Just a couple of weeks ago, in Austin we celebrated the Work from Home Day. Well, it wasn’t that big of a deal in the Zoho Austin office because we have a very flexible work schedule, and people work from home every now and then.
Then, a few days ago Yahoo! announced that they are ending all work-from-home and remote-work arrangements they had for most of their employees. That’s just a shame, Kara Swisher over at AllThingsD reprinted the internal memo.
It’s embarrassing to the technology industry that such a high-profile company like Yahoo! would take this step. While Marissa Mayer has taken some steps to googlify Yahoo! with free lunches and free iDevices, I think she has gone too far here in her googlification. I guess what most people miss here is that Google is also not a very remote-work friendly place. That may have changed, but at least it was not a few years ago.
Of course, you can say that we at Zoho have a vested interest in remote work since all of our software runs in the cloud, and well, our tagline does happen to be “Work Online”. But we also live by it.
For example, the Zoho Marketing team is distributed across 4 locations in 2 continents, spanning 3 different time zones. I only physically see some of the people in the team a few times a year. Meera, who heads our Social Media team and is one of the voices behind @Zoho, splits her time from two cities. And at some point last year she was working from London. At any given time I’m not sure exactly where she is at, and I don’t particularly care, because I know she’s online somewhere, working, and most importantly, continues to deliver results.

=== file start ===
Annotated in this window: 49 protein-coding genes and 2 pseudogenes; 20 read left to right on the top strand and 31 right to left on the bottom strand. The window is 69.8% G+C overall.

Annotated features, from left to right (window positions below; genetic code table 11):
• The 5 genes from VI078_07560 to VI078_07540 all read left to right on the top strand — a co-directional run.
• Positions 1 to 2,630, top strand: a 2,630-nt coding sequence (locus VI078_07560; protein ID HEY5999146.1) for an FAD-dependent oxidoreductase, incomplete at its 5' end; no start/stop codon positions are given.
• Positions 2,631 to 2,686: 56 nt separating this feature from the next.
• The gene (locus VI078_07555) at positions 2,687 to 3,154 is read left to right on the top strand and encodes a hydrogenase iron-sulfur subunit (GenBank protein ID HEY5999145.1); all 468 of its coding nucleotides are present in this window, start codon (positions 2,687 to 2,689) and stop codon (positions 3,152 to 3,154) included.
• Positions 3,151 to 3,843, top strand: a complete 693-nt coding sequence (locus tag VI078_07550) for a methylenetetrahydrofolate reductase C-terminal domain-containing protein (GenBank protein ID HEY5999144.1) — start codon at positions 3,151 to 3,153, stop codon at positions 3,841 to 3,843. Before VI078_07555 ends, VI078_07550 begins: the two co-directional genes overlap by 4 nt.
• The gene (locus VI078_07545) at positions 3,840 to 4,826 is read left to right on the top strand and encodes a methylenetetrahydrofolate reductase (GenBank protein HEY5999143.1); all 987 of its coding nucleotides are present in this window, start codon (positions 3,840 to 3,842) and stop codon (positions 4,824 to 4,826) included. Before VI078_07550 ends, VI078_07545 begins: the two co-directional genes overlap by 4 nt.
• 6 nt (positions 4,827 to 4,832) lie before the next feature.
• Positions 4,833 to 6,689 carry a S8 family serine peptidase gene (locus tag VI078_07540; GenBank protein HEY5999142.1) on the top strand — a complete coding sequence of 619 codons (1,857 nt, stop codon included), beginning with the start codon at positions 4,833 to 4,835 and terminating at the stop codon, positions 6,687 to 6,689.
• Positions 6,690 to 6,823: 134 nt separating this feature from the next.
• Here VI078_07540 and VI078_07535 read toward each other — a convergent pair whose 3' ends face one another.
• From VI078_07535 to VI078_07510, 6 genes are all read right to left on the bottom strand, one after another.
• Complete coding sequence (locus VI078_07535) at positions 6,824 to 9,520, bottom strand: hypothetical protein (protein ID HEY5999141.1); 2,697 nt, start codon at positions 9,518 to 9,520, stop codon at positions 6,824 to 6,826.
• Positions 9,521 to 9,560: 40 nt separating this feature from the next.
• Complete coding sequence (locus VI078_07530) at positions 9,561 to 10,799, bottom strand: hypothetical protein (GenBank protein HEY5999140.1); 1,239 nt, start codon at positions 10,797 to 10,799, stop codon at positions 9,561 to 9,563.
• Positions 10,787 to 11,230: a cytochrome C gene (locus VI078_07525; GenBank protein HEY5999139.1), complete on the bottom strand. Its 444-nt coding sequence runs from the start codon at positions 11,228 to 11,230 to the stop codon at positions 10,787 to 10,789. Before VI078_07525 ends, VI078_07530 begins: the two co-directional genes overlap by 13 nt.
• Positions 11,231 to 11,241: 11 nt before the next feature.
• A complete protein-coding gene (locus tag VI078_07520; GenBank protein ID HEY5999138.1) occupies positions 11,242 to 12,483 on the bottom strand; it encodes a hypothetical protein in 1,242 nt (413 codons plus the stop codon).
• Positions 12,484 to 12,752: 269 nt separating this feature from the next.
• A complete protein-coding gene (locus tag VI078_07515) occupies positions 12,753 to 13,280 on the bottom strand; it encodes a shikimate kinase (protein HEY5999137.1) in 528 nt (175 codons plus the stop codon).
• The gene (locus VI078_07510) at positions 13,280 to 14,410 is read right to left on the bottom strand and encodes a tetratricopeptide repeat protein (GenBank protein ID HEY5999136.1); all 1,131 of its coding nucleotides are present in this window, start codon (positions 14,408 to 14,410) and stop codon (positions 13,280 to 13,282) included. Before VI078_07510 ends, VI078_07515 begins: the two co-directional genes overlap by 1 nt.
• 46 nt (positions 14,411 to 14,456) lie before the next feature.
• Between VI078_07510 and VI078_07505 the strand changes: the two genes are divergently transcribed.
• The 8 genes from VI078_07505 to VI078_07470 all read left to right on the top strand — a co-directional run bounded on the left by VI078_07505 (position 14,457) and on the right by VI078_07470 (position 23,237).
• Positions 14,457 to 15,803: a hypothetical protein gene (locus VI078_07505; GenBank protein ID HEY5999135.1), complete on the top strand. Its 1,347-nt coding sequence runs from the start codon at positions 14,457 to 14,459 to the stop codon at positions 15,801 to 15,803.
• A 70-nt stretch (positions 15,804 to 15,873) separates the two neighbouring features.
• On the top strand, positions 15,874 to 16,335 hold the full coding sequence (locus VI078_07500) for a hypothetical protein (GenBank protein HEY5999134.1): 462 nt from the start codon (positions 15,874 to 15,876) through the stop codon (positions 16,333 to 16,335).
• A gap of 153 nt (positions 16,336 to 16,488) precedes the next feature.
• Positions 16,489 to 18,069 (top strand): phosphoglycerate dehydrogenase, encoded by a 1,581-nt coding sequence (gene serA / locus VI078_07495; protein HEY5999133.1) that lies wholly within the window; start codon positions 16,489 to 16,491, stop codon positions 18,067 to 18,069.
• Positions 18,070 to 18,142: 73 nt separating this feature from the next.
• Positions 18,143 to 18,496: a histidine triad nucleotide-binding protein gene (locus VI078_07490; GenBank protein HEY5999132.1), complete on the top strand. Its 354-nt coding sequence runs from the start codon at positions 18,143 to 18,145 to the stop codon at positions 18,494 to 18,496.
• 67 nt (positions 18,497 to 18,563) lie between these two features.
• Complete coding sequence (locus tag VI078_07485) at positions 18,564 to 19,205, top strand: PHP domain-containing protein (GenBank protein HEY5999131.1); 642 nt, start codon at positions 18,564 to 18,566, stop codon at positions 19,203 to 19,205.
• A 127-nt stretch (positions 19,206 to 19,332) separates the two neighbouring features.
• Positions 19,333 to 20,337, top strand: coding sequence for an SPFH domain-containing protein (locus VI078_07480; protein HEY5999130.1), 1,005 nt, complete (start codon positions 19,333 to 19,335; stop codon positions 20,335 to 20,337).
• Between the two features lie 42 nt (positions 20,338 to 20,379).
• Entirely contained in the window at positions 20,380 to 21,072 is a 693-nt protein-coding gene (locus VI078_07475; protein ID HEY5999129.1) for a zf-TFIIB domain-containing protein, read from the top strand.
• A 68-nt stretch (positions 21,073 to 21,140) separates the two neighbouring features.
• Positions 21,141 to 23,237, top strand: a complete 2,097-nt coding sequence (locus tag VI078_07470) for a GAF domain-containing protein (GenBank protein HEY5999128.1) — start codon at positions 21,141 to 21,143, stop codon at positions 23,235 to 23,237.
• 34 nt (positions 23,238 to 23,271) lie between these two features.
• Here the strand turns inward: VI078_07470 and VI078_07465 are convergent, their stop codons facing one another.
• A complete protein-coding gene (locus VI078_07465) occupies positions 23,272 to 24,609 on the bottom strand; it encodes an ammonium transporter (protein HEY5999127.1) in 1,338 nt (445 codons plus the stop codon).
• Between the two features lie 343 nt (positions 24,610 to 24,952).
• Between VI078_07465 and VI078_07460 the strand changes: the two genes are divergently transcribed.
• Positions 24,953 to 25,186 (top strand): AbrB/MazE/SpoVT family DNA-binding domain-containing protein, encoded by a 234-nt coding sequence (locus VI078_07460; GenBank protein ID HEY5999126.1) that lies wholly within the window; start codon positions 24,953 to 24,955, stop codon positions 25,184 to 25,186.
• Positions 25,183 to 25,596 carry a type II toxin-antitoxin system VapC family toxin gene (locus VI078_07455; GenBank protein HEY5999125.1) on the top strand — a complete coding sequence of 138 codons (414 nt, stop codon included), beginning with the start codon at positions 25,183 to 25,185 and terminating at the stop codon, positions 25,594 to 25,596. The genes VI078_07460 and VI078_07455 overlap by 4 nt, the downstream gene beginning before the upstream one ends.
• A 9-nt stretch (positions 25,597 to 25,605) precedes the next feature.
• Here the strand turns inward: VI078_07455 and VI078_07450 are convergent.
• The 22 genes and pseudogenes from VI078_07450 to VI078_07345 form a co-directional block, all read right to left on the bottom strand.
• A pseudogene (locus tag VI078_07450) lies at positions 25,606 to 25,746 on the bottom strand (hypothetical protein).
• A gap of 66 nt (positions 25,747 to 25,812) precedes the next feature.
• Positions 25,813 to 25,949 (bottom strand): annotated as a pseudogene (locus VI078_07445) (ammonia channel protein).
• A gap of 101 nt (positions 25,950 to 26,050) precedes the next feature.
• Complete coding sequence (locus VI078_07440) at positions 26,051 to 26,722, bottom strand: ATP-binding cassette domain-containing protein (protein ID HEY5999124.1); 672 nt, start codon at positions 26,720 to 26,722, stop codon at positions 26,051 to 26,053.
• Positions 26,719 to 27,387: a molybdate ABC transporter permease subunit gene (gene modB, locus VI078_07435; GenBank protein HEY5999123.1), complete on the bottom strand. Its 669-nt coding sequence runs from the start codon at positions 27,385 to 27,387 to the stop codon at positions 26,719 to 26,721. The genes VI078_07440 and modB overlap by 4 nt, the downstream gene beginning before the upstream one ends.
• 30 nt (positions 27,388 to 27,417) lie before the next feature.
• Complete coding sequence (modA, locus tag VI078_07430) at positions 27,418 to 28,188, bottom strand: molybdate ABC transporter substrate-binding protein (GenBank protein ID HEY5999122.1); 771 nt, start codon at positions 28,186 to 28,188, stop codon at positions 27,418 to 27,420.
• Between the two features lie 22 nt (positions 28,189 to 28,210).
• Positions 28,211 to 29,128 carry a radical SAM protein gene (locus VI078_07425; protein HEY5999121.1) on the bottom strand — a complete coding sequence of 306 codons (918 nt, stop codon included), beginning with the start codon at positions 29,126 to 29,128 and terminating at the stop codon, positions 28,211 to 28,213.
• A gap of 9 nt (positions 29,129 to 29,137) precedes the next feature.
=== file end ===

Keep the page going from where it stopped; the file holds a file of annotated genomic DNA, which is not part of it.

Now, does this kind of arrangement work for everyone? It varies. There are some positions that are more suitable to this than others. For example, we do ask most of our sales team members to be at the office on a regular basis. But that’s of course because we want to make sure we can help customers over the phone when they call us.
But that could change in the future. There are companies like LiveOps and Alpine Access that enable this sort of arrangement. And having front-line customer-facing people answering inbound calls from their homes is in fact a growing trend.
Although there is mounting evidence of the shift towards remote work, one could hardly find any fault with companies that are slow to adopt this. But Yahoo!’s case is egregious because they are affecting people who had already made arrangements and planned for this. Hey sure, I get this is better than a layoff, but if these people were delivering results while being away, so what’s the big deal? If they were not, well, maybe they had a different kind of problem.
While there are some small pockets of support for this move, the huge backlash Yahoo! is already facing across the blogosphere was expected. And if Yahoo! was not prepared for it, then somebody needs to get fired. Even Richard Branson has come out against this move.
The saddest part about this is that if Yahoo! needs to have their employees within close sight just so that they can keep tabs on them, then Yahoo! is in a deeper hole than we all thought.